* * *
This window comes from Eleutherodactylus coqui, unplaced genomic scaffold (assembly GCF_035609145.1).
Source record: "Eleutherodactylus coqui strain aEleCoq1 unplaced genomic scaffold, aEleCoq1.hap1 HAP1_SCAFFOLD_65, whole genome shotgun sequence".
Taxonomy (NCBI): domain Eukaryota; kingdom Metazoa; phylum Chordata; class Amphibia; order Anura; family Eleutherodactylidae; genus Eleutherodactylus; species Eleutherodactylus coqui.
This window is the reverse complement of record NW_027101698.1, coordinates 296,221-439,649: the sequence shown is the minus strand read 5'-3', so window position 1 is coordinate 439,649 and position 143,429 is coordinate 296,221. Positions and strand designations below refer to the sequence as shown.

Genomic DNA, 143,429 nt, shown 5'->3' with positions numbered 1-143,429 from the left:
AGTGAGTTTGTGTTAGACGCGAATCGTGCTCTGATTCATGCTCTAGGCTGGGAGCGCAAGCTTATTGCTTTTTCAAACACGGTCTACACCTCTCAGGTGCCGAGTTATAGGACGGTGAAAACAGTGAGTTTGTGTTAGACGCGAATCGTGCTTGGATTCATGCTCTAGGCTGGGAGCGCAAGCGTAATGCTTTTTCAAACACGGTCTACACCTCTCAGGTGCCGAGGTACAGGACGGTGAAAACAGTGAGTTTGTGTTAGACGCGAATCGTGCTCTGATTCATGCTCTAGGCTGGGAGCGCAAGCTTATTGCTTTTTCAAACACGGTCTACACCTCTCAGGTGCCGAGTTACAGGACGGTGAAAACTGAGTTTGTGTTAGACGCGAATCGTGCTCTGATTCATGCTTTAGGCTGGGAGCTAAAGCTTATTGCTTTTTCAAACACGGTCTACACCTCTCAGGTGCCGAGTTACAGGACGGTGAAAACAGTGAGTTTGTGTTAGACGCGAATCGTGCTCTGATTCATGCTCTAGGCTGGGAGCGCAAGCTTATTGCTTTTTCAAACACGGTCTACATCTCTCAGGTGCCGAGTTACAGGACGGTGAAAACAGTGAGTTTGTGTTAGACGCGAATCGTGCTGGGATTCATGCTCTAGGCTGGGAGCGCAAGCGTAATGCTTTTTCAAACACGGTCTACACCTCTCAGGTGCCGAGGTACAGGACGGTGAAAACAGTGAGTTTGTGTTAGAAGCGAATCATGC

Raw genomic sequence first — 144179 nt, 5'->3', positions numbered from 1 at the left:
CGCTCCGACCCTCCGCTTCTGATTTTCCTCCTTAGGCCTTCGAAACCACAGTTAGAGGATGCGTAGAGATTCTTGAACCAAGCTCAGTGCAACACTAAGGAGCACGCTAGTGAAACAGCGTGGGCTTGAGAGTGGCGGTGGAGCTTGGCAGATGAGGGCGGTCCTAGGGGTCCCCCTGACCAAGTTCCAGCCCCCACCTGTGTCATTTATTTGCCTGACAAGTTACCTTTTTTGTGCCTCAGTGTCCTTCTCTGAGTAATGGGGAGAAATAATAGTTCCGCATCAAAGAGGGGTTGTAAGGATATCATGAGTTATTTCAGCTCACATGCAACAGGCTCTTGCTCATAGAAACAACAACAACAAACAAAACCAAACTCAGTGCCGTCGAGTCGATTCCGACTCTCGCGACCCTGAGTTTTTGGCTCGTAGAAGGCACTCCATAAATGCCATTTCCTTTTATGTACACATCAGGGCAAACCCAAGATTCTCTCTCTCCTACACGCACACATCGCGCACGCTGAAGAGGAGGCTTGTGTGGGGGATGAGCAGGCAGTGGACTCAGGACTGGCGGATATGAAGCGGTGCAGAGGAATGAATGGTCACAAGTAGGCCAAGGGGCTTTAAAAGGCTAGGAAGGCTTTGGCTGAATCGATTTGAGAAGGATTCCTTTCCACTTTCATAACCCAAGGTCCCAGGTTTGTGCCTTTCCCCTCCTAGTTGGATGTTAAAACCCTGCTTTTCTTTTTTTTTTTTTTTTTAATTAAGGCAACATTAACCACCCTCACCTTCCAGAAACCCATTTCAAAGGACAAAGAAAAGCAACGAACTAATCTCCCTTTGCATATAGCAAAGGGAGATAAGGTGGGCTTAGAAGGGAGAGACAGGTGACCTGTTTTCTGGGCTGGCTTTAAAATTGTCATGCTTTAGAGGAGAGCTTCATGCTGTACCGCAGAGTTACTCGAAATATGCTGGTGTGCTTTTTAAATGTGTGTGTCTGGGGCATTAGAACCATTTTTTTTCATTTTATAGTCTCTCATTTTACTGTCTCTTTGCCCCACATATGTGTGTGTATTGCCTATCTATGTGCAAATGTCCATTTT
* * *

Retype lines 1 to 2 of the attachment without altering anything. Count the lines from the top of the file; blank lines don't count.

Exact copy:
This window comes from Eleutherodactylus coqui, unplaced genomic scaffold (assembly GCF_035609145.1).
Source record: "Eleutherodactylus coqui strain aEleCoq1 unplaced genomic scaffold, aEleCoq1.hap1 HAP1_SCAFFOLD_65, whole genome shotgun sequence".